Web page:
Kidman is still taking big plunges in her career. Even by her own standards, “Destroyer” is a departure, a gritty crime thriller revolving around a protagonist with demons. Kidman cried the first time she read the script. “They were considering someone else for the role,” she says. “Then the other actress didn’t want to do it. I was like, ‘I want to.’” Kusama provided her with reference points for portraying Erin Bell. “I sent her videos of coyotes running through the streets of Los Angeles,” the director says. “She talked a lot about shame, what it does to your body and mind. I realized a couple of things. One, she was going to fully embody the character in another physicality. And I knew she was going to bring a humanity to the character.”

Kidman pushed herself to get into Erin’s mind-set. For starters, she went to a shooting range in Tennessee and trained with a military veteran to learn how to handle assault rifles and other guns. “All of the weapons, I can load them, I can fire them, I know them,” Kidman says. “I trained for about a month, but every day. It was cold, and I was tired, and I would just train. And my hands cramped, because I don’t have big hands and I don’t have strong hands. It was awful.”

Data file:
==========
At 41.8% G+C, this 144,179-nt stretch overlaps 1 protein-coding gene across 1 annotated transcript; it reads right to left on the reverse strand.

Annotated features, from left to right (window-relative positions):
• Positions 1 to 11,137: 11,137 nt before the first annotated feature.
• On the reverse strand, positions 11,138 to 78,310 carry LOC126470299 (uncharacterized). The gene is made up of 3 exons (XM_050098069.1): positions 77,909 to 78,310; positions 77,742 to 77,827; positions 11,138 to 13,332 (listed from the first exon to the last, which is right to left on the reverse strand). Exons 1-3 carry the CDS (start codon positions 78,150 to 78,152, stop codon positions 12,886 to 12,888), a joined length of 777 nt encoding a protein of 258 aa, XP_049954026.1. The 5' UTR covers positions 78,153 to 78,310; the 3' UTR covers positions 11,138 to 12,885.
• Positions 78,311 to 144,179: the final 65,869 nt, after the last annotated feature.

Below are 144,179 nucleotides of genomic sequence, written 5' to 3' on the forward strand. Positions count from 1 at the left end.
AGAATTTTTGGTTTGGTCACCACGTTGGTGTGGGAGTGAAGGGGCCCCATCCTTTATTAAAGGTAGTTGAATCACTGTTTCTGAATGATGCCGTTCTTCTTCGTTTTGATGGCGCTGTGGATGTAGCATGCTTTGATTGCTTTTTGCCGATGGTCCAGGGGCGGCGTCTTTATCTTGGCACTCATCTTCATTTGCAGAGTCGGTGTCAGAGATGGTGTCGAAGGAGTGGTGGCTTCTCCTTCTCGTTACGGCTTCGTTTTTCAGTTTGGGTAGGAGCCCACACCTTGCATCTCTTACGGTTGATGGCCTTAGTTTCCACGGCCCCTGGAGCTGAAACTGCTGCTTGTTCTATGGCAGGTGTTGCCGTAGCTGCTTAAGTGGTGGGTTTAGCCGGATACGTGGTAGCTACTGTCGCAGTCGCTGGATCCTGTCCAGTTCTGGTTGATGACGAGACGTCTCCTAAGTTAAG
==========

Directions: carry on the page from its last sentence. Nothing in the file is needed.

She developed a limp and wore prosthetics on her face, including on the bridge of her nose, but she doesn’t want to detail all of that. Kidman thinks it will take the audience out of the movie. She admits that the trauma of the role weighed on her. “I was very, deeply depressed,” she says. “It was the point where my husband was like, ‘When the hell is this going to end?’” When Urban saw a finished cut of the movie, “he was weirded out,” Kidman says. “Wouldn’t you be weirded out if you were married to one person, and they show up looking like that?”

Kidman goes from a Baptist mother in “Boy Erased” (with Lucas Hedges) to a comic book queen in “Aquaman.”
Courtesy of Focus Features/Warner Bros